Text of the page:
The graph running down the side of the post, as best I can tell, originated here, and was produced as an example of how bad Herman Cain's 9-9-9 plan is. But, what I'd like for you to do is click on that, and look how tiny the increased tax is on the bottom 20% versus how much it saves the top 20%. (Keep in mind, #OWS-ers, that 19% of that top 20% are in your 99%.) This chart illustrates perfectly what is wrong with our tax code, and why our jobs are going to other countries. Where is the motivation to move yourself into that top 20%? (FTR, I am saddened by Cain's recent adjustment to 9-0-9 “for poor people” - this completely destroys the beauty of 9-9-9 as an equalizer.)
At this point, I can hear the rebuttals about all the greedy people who have broken the law to increase their wealth. Those people will find no quarter here with me. One of my biggest problems with immigration reform is that the focus is always on the illegals, rather than the businesses who hire them with impunity. However, this greed and illegality must be fought where it is found, not via a whole-scale war on wealth. American has her position in the world because of her wealth! If profiling is so wrong in other areas, why is tolerated here?
Bottom line - instead of seeing these people as the enemy, you should see them as people you should emulate, whose accomplishments to which you should aspire. You should stop looking at what someone else has, and start looking at how you can improve your lot in life. Chase Bank is probably not hiring many Gender Studies graduates, and Exxon doesn't have a great need for Gay and Lesbian Studies graduates. You may not find a job in your degree specialty - that's OK. Work where you can find it, continue your education (but by all means, not at the same university that failed you so much already), and quit looking around so much.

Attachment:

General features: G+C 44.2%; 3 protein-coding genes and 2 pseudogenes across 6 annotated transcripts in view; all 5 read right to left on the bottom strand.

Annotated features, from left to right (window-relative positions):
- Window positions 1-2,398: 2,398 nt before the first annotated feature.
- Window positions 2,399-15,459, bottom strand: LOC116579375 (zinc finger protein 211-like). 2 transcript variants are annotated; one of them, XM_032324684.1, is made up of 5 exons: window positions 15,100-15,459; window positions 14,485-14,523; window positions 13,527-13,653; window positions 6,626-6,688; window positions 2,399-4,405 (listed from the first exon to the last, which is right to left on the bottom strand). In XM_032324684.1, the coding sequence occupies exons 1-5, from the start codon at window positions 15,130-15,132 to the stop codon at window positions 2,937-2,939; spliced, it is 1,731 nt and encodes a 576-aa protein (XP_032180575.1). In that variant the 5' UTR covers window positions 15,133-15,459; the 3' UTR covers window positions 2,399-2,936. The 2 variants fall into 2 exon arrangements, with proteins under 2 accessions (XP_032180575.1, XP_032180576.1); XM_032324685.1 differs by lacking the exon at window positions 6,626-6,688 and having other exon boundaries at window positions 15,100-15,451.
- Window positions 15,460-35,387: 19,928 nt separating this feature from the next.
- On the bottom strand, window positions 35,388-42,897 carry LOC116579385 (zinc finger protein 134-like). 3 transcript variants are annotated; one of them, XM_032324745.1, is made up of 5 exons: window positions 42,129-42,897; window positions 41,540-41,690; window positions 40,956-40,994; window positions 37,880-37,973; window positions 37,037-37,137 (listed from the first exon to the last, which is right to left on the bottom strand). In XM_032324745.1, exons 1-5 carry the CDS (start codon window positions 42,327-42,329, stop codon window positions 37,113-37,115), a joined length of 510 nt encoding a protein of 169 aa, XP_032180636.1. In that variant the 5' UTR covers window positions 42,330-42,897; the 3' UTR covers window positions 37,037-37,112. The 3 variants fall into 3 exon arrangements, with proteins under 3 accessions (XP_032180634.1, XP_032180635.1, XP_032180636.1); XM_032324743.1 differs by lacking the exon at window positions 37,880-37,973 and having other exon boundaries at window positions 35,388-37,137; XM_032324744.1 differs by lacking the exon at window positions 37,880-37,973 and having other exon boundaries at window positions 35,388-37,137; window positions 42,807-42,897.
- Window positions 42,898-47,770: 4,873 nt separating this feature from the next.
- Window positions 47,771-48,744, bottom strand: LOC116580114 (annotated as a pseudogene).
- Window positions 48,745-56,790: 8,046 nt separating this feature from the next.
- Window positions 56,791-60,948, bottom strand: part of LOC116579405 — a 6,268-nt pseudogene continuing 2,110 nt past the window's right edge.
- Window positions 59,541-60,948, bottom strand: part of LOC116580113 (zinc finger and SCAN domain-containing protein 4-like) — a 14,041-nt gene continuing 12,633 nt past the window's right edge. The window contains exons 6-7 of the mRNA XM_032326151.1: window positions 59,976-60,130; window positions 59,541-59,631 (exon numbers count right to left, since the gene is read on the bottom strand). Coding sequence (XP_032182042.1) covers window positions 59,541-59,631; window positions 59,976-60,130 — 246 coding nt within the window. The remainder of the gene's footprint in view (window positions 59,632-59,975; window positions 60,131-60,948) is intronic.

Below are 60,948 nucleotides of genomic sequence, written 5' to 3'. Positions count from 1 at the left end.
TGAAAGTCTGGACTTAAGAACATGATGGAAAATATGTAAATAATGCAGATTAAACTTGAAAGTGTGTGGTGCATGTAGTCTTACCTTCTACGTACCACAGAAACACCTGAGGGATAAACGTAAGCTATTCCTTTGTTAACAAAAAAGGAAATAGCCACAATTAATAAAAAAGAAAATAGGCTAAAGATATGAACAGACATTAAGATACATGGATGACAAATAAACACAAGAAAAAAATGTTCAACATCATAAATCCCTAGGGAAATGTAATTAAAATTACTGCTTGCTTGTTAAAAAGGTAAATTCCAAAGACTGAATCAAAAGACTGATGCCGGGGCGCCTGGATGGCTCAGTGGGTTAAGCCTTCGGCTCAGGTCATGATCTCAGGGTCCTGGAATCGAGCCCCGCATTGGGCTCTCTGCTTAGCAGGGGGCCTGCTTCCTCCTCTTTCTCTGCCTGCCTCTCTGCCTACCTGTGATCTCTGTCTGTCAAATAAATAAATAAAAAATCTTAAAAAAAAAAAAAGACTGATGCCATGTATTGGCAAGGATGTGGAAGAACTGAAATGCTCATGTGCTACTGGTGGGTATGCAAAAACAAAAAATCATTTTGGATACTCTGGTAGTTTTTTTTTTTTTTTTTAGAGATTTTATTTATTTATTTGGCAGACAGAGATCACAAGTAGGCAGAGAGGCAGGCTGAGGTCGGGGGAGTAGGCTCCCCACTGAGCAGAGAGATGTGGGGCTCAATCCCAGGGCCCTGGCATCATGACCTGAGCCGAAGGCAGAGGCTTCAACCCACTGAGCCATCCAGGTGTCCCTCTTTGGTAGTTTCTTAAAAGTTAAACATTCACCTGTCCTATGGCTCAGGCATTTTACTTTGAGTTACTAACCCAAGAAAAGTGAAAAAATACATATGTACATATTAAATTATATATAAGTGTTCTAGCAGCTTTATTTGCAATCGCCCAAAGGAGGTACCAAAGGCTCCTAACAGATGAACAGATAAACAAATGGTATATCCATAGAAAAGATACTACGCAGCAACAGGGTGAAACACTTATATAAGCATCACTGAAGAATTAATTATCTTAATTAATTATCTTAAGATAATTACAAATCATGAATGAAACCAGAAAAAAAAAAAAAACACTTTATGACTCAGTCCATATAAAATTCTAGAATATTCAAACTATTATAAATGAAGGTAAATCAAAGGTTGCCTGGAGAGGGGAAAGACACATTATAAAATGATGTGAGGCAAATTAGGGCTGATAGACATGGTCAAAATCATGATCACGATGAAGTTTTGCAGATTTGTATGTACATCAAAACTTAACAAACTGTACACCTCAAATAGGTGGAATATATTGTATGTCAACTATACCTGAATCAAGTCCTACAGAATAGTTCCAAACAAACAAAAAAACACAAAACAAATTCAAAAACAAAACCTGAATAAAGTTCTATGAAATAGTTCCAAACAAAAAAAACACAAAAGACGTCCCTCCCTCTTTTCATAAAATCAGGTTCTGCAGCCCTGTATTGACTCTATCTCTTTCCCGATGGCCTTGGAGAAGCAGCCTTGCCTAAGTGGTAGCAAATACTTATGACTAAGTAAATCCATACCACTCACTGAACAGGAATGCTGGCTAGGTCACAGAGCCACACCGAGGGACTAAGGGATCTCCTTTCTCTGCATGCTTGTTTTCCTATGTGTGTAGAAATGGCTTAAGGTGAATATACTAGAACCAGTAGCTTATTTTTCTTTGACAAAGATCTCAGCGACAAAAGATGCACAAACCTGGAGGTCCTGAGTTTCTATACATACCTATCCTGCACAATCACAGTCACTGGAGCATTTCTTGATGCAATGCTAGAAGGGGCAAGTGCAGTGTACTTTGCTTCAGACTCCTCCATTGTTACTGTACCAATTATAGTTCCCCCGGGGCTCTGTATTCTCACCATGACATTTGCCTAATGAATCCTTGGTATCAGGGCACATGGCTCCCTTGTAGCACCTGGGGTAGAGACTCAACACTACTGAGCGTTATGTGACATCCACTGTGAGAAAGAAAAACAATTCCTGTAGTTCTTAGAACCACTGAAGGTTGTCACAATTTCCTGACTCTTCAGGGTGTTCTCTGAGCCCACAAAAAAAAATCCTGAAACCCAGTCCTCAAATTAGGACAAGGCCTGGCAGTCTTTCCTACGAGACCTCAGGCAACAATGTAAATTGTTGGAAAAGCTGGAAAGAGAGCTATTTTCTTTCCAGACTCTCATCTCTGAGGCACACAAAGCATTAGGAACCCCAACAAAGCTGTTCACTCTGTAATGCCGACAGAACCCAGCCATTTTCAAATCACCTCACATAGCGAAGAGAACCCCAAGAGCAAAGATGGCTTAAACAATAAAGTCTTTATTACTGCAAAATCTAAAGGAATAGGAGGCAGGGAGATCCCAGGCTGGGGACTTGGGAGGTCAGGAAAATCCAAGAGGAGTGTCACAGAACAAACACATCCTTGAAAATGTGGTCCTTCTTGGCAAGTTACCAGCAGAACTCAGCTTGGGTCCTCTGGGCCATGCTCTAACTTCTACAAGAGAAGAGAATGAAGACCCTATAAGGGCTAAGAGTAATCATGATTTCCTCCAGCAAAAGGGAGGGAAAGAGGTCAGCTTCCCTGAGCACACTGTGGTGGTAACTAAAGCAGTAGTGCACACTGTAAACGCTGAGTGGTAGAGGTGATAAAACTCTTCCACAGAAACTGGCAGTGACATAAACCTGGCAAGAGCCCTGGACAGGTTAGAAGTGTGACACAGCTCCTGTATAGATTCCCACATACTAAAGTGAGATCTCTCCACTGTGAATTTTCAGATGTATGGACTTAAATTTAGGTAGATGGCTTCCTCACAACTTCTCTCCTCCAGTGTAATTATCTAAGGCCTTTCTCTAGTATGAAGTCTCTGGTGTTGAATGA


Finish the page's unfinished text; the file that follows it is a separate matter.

More than half of people chose options that give them better relative position : better to earn $50k/yr while others around are earning $25k/yr than to be earning $100k/yr while others around are earning $200k/yr.
Can you see the lunacy in this? Because of their jealousy and covetousness, over half the people would choose half as much pay. This is exactly what you're doing. Wake up, #OWS.
Wouldn't it be great if today was just another day? (A pay day, no less, if you get paid on the 1st and 15th like I do!) There is an alternate tax plan called the FairTax that eliminates the IRS and the millions of dollars spent complying with today's extremely complex tax code. (Do you realize that the cost of this compliance is embedded in both the cost of things you buy, and in the wages that your employer can pay you?) Neal Boortz, one of the co-authors of The FairTax Book and FairTax - The Truth: Answering the Critics, has put chapter 13 of the latter book online, where it can be read for free. It paints a vivid contrast between our current tax system and the FairTax.
If you're ticked about the money you had to pay, take a look at the FairTax. If you like it, tell your friendly Congress-critter so.